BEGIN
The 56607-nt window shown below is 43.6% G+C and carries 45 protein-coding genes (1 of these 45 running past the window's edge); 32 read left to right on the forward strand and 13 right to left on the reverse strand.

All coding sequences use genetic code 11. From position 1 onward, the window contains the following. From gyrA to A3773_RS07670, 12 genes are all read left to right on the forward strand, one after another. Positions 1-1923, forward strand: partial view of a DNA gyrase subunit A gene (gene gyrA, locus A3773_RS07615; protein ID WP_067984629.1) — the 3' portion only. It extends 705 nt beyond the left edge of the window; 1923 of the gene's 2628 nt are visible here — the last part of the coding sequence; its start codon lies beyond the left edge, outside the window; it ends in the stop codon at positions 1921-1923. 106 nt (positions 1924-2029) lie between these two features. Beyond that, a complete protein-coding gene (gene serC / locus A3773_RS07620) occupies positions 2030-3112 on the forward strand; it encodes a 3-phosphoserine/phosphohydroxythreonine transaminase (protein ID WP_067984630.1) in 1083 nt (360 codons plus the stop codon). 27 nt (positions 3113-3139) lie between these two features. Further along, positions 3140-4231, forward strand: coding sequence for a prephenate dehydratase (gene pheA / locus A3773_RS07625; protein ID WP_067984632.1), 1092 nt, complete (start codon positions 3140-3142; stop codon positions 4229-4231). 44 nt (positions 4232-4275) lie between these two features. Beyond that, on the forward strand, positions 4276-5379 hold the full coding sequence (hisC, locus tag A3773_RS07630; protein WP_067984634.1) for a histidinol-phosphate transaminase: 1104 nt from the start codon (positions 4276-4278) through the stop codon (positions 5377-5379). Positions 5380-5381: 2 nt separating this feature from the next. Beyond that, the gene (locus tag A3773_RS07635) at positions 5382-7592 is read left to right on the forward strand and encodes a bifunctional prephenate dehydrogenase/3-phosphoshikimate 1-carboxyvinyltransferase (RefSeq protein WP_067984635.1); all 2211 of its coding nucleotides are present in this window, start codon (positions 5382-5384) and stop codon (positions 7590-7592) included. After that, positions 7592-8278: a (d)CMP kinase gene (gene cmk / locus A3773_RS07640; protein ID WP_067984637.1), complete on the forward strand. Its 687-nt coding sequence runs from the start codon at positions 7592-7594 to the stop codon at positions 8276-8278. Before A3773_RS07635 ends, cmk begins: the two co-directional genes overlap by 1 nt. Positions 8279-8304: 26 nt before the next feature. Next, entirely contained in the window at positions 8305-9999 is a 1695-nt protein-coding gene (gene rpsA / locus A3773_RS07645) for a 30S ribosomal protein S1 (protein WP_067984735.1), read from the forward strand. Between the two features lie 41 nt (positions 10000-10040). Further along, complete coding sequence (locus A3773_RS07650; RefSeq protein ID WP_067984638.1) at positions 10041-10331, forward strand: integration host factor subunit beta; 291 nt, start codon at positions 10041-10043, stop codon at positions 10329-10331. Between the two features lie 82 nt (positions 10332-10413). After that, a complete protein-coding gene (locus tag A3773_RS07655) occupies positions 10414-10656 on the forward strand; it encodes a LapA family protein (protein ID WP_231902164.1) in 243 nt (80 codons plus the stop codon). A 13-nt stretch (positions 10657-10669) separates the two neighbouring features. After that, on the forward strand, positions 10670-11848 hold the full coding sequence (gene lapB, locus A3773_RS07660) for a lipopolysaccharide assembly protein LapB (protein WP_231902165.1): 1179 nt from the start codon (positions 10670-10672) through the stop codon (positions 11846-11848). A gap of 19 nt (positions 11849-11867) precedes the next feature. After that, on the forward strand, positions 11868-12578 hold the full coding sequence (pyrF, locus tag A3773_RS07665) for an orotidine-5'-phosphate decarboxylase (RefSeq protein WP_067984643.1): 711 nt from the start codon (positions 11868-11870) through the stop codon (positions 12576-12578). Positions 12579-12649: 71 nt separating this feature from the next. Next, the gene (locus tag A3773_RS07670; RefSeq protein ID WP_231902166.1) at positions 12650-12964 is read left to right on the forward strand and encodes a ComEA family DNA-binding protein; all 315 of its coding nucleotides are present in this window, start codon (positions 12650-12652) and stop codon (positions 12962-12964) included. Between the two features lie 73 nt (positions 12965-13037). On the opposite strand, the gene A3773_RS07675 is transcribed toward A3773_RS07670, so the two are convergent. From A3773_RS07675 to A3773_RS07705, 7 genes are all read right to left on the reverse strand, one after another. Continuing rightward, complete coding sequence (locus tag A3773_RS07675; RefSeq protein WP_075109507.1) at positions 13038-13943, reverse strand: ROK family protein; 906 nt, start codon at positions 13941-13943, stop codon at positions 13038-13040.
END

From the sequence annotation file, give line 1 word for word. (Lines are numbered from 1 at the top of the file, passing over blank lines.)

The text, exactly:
The 56607-nt window shown below is 43.6% G+C and carries 45 protein-coding genes (1 of these 45 running past the window's edge); 32 read left to right on the forward strand and 13 right to left on the reverse strand.